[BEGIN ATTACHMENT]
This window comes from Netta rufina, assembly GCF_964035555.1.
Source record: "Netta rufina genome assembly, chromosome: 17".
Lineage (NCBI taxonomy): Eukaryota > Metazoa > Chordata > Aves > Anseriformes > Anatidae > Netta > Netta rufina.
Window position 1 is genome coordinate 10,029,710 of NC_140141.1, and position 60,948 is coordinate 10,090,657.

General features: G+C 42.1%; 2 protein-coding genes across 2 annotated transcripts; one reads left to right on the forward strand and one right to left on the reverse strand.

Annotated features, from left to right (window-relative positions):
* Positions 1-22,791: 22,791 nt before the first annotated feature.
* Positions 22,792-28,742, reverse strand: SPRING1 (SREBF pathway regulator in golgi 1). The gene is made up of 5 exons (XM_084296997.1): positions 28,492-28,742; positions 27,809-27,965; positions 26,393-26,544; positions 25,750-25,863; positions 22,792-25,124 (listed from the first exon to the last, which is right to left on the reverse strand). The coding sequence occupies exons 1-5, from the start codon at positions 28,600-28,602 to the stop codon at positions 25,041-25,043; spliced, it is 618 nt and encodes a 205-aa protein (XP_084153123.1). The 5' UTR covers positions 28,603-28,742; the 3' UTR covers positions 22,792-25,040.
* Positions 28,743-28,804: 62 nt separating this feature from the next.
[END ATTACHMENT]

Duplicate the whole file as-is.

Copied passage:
This window comes from Netta rufina, assembly GCF_964035555.1.
Source record: "Netta rufina genome assembly, chromosome: 17".
Lineage (NCBI taxonomy): Eukaryota > Metazoa > Chordata > Aves > Anseriformes > Anatidae > Netta > Netta rufina.
Window position 1 is genome coordinate 10,029,710 of NC_140141.1, and position 60,948 is coordinate 10,090,657.

General features: G+C 42.1%; 2 protein-coding genes across 2 annotated transcripts; one reads left to right on the forward strand and one right to left on the reverse strand.

Annotated features, from left to right (window-relative positions):
* Positions 1-22,791: 22,791 nt before the first annotated feature.
* Positions 22,792-28,742, reverse strand: SPRING1 (SREBF pathway regulator in golgi 1). The gene is made up of 5 exons (XM_084296997.1): positions 28,492-28,742; positions 27,809-27,965; positions 26,393-26,544; positions 25,750-25,863; positions 22,792-25,124 (listed from the first exon to the last, which is right to left on the reverse strand). The coding sequence occupies exons 1-5, from the start codon at positions 28,600-28,602 to the stop codon at positions 25,041-25,043; spliced, it is 618 nt and encodes a 205-aa protein (XP_084153123.1). The 5' UTR covers positions 28,603-28,742; the 3' UTR covers positions 22,792-25,040.
* Positions 28,743-28,804: 62 nt separating this feature from the next.